The Final Regulations make clear that, although Section 16(b) liability may constitute a substantial risk of forfeiture, the purchase of stock subject to Section 16(b) in an open market transaction separate from the exercise of an option cannot create a substantial risk of forfeiture as to the shares acquired upon the exercise of the option. Taxation of compensatory stock options ordinarily occurs upon the exercise of the option, but such taxation could be delayed for so long as the underlying shares remain subject to a substantial risk of forfeiture by virtue of potential Section 16(b) insider trading liability.
While most companies make exempt stock option grants, if an option was not granted pursuant to an exemption, then the shares underlying the option generally would be subject to Section 16(b) restrictions for six months from the date of grant. This is because the “purchase” of the option shares (which, for Section 16(b) purposes, occurs on the date of grant of the option) could be matched for Section 16(b) purposes with any non-exempt sales occurring within six months of the option grant date. By adding a new example, the Final Regulations highlight than an option holder may not use a non-exempt open market purchase of stock after the date of a non-exempt option grant to defer taxation of option shares subsequently acquired upon the exercise of the option on the grounds that there is Section 16(b) risk from the “match” of the future sale of such option shares against the open market purchase. Instead for purposes of 83(b) and stock options, the relevant Section 16(b) six-month time frame commences on the date of grant of the non-exempt option, and the period during which option shares acquired upon exercise remain subject to a substantial risk of forfeiture by virtue of Section 16(b) risk is limited to this six-month period.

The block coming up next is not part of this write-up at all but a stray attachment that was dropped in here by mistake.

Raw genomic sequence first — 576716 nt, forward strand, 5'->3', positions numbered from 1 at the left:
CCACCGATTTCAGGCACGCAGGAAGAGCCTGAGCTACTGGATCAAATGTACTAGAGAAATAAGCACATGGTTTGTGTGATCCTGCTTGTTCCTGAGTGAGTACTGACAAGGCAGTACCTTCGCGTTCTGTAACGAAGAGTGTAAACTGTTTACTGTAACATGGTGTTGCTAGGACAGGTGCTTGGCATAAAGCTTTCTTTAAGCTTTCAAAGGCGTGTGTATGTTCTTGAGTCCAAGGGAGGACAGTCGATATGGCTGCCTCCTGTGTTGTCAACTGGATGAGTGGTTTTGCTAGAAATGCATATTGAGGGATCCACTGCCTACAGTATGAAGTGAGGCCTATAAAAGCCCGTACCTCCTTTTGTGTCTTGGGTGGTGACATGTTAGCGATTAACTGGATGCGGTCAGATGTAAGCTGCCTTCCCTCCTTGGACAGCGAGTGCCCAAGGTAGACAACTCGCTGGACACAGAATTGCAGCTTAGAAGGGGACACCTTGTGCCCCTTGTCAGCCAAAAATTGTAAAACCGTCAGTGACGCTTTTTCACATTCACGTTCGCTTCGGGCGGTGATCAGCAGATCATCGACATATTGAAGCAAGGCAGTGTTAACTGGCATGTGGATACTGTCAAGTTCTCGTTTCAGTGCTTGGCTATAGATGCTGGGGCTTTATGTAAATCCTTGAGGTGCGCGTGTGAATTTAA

Finally, in response to comments received on the Proposed Rules, the preamble to the Final Regulations restates the principle that the right to receive property or cash in the future is not “property” for purposes of Section 83, and thus cannot be taxable unless and until the property is received. As a result, a right to receive property or cash in the future, such as upon an involuntary termination of employment without cause, does not give rise to a substantial risk of forfeiture under Section 83. The preamble acknowledges that this is the case under Section 83 notwithstanding the fact that a right to receive property in the future (such as a share-settled restricted stock unit) might otherwise be deemed to be subject to a substantial risk of forfeiture for purposes of Section 409A regarding nonqualified deferred compensation.
The Final Regulations do not change the principle that property that is conditioned upon refraining from service, such as a covenant not to compete, can constitute a service condition establishing a substantial risk of forfeiture under Section 83. Under the Section 83 regulations, whether a covenant not to complete constitutes a substantial risk of forfeiture depends upon such factors as the employee’s age, health and skill set, the availability of other obtainable employment opportunities and the likelihood that the restrictive covenant will be enforced.